Sharks blown out by Predators despite improved neutral zone attack

There were a surprising number of positives for the Sharks considering the final score, but at the end of the day this team needs standings points right now.

This one felt like a playoff game.

Not because it was particularly competitive, as the game was effectively over when Paul Gaustad scored less than two minutes into the second period to give the Predators a 4-1 lead. Not because it was overtly physical, as the teams combined for just 36 hits. And not because the crowd was especially boisterous as an ice storm severely limited attendance in Nashville.

No, this was a quintessentially Sharks playoff-like atmosphere in that San Jose significantly outplayed a great hockey team only to be done in by excellent goaltending at one end of the ice coupled with terrible netminding and defensive miscues at their own. It's a script permanently etched into every Sharks fan's memory at this point: Sharks outshoot and outchance team in huge game, opposing goalie stands on his head while San Jose's goaltender looks leaky.

Luckily this game doesn't put the Sharks behind the eight-ball in a playoff series like so many of these types of games have over the years, though it does move them ever closer to being outside the postseason picture in the Western Conference. So let's take a moment to focus on the positives, of which there are surprisingly many for a 5-1 loss in a game the Sharks really needed to win.

Perhaps by coaching edict, or perhaps by a frustration with being unable to score at 5-on-5, this looked like an entirely different Sharks team in the neutral zone and in a very, very good way. Usually content to dump the puck in and set up their 2-1-2 forecheck, San Jose was making a concerted effort to look for east-west passing plays in middle ice and it allowed them to enter the offensive zone with control of the puck on two-thirds of their attempts through two periods, way above their season average.

That new-look offensive attack led directly to Matt Irwin's game-opening goal as well as several other ten-bell chances including a 2-on-1 for Chris Tierney and Tomas Hertl and a pair of golden opportunities for Matt Nieto. If the Sharks play like this more often they'll score far more even-strength goals, especially since few other goalies (make that no other goalies in this conference) are as good as Pekka Rinne. But Rinne is who they drew tonight and the results were ugly. Sadly, that's all that really matters for the Sharks right now as they hang on to the final wild card spot for dear life.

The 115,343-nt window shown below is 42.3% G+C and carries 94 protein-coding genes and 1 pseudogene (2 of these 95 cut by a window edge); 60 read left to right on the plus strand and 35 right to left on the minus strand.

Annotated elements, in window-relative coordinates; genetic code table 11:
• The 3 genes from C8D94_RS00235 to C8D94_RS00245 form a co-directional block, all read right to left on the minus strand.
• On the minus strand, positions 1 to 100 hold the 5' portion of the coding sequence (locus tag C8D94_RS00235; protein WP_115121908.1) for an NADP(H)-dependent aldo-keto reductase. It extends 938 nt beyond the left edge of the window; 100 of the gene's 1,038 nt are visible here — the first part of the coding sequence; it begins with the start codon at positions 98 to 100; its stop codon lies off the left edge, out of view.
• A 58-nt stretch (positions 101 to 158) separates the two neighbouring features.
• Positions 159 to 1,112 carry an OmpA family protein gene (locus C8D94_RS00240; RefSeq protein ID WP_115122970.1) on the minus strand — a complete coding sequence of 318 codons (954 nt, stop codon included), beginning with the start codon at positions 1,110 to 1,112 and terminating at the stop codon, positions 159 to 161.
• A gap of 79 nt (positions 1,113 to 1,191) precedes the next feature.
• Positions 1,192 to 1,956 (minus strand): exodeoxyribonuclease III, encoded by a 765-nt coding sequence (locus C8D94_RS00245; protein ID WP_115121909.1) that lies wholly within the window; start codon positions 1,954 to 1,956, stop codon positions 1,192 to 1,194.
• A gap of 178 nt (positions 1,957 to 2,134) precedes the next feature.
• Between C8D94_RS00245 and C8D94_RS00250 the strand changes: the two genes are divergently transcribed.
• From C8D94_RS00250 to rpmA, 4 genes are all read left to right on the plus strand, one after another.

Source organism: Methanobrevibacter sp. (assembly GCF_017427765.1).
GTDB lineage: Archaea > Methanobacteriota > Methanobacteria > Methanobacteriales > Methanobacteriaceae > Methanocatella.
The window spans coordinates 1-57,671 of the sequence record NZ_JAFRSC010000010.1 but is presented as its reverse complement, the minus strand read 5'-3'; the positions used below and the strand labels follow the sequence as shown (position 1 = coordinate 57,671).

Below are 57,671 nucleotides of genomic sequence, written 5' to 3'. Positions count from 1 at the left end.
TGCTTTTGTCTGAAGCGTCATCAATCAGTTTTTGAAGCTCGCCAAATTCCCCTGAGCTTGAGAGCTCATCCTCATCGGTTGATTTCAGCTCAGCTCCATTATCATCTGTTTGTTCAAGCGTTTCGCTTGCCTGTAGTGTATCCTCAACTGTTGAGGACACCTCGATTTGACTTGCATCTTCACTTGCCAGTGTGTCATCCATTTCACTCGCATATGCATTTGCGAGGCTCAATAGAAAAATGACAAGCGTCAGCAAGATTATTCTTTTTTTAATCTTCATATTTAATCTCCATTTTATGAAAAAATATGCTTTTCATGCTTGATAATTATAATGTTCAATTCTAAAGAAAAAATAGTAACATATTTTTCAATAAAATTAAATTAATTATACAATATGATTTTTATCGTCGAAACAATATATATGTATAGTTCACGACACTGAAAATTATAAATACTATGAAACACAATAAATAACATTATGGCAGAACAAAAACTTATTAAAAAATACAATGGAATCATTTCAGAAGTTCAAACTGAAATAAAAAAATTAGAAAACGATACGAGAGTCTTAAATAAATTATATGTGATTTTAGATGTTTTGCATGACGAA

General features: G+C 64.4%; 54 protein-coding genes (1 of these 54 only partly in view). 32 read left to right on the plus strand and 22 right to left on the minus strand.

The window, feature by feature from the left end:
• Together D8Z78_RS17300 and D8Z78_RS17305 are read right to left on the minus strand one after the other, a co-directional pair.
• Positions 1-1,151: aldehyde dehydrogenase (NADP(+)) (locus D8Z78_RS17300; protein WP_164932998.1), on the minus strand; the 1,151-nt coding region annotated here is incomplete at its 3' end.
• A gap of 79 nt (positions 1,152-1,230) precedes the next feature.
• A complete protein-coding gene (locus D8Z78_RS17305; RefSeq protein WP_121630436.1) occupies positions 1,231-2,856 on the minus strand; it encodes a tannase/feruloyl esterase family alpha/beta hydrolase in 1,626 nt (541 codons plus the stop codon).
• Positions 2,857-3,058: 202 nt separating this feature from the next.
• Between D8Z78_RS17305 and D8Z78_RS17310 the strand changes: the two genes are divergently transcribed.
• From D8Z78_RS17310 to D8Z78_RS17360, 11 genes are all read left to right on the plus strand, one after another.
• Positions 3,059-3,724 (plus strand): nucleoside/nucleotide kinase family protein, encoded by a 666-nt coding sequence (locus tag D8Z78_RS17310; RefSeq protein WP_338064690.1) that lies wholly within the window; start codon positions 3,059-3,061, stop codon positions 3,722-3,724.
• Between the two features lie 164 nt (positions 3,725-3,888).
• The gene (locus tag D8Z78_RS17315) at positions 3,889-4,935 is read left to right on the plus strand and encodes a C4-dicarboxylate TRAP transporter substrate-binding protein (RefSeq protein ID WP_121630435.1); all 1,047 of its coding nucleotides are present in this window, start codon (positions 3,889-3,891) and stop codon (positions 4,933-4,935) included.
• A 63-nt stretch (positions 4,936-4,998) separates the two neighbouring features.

[Fancy Stats] - [Predators Reaction]
[Event Summary] - [PBP Log] - [TOI Log] - [Faceoff Report]

  • Stalock is now down to a .897 SV% this season after posting a career .907 over around 4000 AHL shots faced. Sure, only playing once every three weeks might be having an effect on his game but it's clear based on his body of work in the minors that his numbers this year are more indicative of his true goaltending talent than his numbers last season.
  • Bottom line: if the Sharks go into 2015-16 with Stalock as their undisputed starter, they're very likely throwing that season away. Just look at what Darcy Kuemper did to an otherwise good Minnesota team this year. As Jake Barrow tweeted, I'd say "I told you so" with regards to Stalock not being a good NHL goalie but it's very bad news for the Sharks that that's the case.
  • The Couture line was unsurprisingly the Sharks' best when given free rein to make lateral plays in the neutral zone to gain the blueline rather than getting it deep as much as possible. They were the Sharks' best unit by a mile in the first three games of last spring's series against L.A. when San Jose used a similar strategy to exploit some of the Kings' lead-footed defensemen.
  • Good to see Tyler Kennedy back in the lineup, who the Sharks should really be trying to re-sign on the cheap rather than trade for peanuts at the deadline. They won't do that, because they have no idea how to assemble a good bottom six, but at any rate Kennedy was a big part of an extremely effective fourth line for the Sharks that combined for eleven shot attempts in limited minutes.
  • One of the faceoffs to start a Sharks power play in this game was in the neutral zone because Scott Hannan managed to ice the puck on a delayed penalty. Always using his veteran presence to make smart plays under pressure, that Hannan.
FTF Three Stars

1st Star: Pekka Rinne
2nd Star: Craig Smith
3rd Star: Shea Weber